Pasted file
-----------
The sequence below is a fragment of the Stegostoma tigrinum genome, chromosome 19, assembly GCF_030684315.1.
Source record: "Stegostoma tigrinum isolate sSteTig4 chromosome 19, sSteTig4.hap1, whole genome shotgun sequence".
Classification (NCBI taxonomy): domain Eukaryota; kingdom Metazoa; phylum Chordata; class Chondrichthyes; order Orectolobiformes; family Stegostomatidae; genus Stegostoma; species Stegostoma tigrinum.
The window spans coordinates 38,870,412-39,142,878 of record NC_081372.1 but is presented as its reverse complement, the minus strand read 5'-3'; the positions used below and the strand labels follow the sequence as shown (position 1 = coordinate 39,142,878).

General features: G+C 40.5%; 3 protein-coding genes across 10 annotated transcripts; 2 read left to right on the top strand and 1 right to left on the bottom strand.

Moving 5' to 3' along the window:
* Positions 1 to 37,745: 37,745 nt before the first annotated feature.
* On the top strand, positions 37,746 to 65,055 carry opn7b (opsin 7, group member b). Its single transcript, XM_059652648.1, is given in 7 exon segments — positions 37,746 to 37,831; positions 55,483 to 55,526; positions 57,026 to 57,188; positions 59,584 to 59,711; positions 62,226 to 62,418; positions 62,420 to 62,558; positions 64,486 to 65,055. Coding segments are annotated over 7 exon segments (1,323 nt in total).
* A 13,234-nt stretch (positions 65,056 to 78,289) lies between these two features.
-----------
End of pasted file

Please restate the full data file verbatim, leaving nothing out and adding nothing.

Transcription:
The sequence below is a fragment of the Stegostoma tigrinum genome, chromosome 19, assembly GCF_030684315.1.
Source record: "Stegostoma tigrinum isolate sSteTig4 chromosome 19, sSteTig4.hap1, whole genome shotgun sequence".
Classification (NCBI taxonomy): domain Eukaryota; kingdom Metazoa; phylum Chordata; class Chondrichthyes; order Orectolobiformes; family Stegostomatidae; genus Stegostoma; species Stegostoma tigrinum.
The window spans coordinates 38,870,412-39,142,878 of record NC_081372.1 but is presented as its reverse complement, the minus strand read 5'-3'; the positions used below and the strand labels follow the sequence as shown (position 1 = coordinate 39,142,878).

General features: G+C 40.5%; 3 protein-coding genes across 10 annotated transcripts; 2 read left to right on the top strand and 1 right to left on the bottom strand.

Moving 5' to 3' along the window:
* Positions 1 to 37,745: 37,745 nt before the first annotated feature.
* On the top strand, positions 37,746 to 65,055 carry opn7b (opsin 7, group member b). Its single transcript, XM_059652648.1, is given in 7 exon segments — positions 37,746 to 37,831; positions 55,483 to 55,526; positions 57,026 to 57,188; positions 59,584 to 59,711; positions 62,226 to 62,418; positions 62,420 to 62,558; positions 64,486 to 65,055. Coding segments are annotated over 7 exon segments (1,323 nt in total).
* A 13,234-nt stretch (positions 65,056 to 78,289) lies between these two features.